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Regulate Hormones Acne
Acne is one of the most common skin conditions. It affects about 80% of adolescents. Acne starts as a blockage of the sebaceous glands followed by inflammation. It occurs in areas where there are lots of sebaceous glands, such as the face back and chest. The hallmarks of the condition are blackheads, whiteheads (closed comedones), papules, pustules, cysts, nodules, and sometimes scarring. There are numerous treatments available, both topical and systemic. The most commonly used are benzoyl peroxide, retinoids, and antibiotics ...Read more
Birth control: Birth control pills or antibiotics can both work on hormonal acne. Either are to be used in combination with topical medications which decrease bacteria and unclog pores where acne forms.Antibiotics are not used at the same time as oral contraceptives because they may decrease the effectiveness of the ocs. ...Read moreSee 1 more doctor answer
Testosterone and dhe: Acne can be seen in men of all ages due to hormonal fluctuations. Improving the acne is good skin care, improving your diet (eat low glycemic, more fruits and veggies rather than refined foods, decreasing dairy) and the use of peels or lasers depending on how severe it is. You have Accutane as an option but only for severe acne. ...Read moreSee 2 more doctor answers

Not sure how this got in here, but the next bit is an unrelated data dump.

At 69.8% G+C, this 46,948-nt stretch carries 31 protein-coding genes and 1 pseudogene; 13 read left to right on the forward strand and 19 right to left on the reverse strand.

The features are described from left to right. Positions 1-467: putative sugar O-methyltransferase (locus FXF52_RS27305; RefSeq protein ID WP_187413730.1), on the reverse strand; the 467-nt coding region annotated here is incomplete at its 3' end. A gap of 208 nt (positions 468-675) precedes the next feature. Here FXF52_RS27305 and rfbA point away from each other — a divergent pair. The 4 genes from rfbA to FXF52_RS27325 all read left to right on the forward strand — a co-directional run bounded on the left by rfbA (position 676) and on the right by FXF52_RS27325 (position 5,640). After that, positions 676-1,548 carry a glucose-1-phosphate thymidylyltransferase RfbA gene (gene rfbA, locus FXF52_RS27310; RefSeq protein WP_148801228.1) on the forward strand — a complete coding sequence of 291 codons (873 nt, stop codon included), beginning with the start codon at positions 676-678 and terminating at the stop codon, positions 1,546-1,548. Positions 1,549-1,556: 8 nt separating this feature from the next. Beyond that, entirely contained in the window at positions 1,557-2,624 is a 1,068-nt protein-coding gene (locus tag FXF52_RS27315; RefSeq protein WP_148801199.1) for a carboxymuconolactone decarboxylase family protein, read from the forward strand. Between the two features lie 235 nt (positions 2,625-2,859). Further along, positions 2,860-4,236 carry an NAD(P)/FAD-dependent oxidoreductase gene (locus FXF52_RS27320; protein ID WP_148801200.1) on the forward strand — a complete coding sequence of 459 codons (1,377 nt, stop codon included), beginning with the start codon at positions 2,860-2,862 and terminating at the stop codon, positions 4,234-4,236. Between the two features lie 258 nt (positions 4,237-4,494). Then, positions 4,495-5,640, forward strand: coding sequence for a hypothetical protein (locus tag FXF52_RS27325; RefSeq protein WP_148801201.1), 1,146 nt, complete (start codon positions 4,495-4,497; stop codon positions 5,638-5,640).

Maybe: It's moot. If you're a woman and your periods are irregular, or if you are either gender and have strong evidence of Cushingism, I'll give you a definite maybe that you have a hormonal disturbance. Most adults with acne have no demonstrable hormonal troubles -- I was able to stop taking Rx at age 50 -- and you'd do best to manage it just as a teen would. Benzoyl peroxide and maybe prescription Rx. ...Read more
No way to tell: If you're a female, acne in adult life or severe acne as a teen may tell of a hormonal problem especially if your periods aren't quite right. Most men are maxed-out on testosterone between the ages of 13 and old age, and there's no explaining why one guy gets acne and the next guy doesn't. I was able to stop taking meds for acne at age 50. You can stay clear using meds as well. Best wishes. ...Read more
Limited use: In a woman, significant acne may warn of an underlying disturbance in hormones; it prompts the workup in hope of perhaps identifying an underlying cause of this and other health issues. Treat the acne as you would ordinarily, with a topical such as benzoyl peroxide and perhaps a supplemental Rx like an antibiotic. ...Read more
A hormone (from greek ὁρμή, "impetus") is a chemical released by a cell or a gland in one part of the body that sends out messages that affect cells in other parts of the organism. Only a little amount of hormone is required to alter cell metabolism. In essence, it is a chemical messenger that transports a signal from ...Read more
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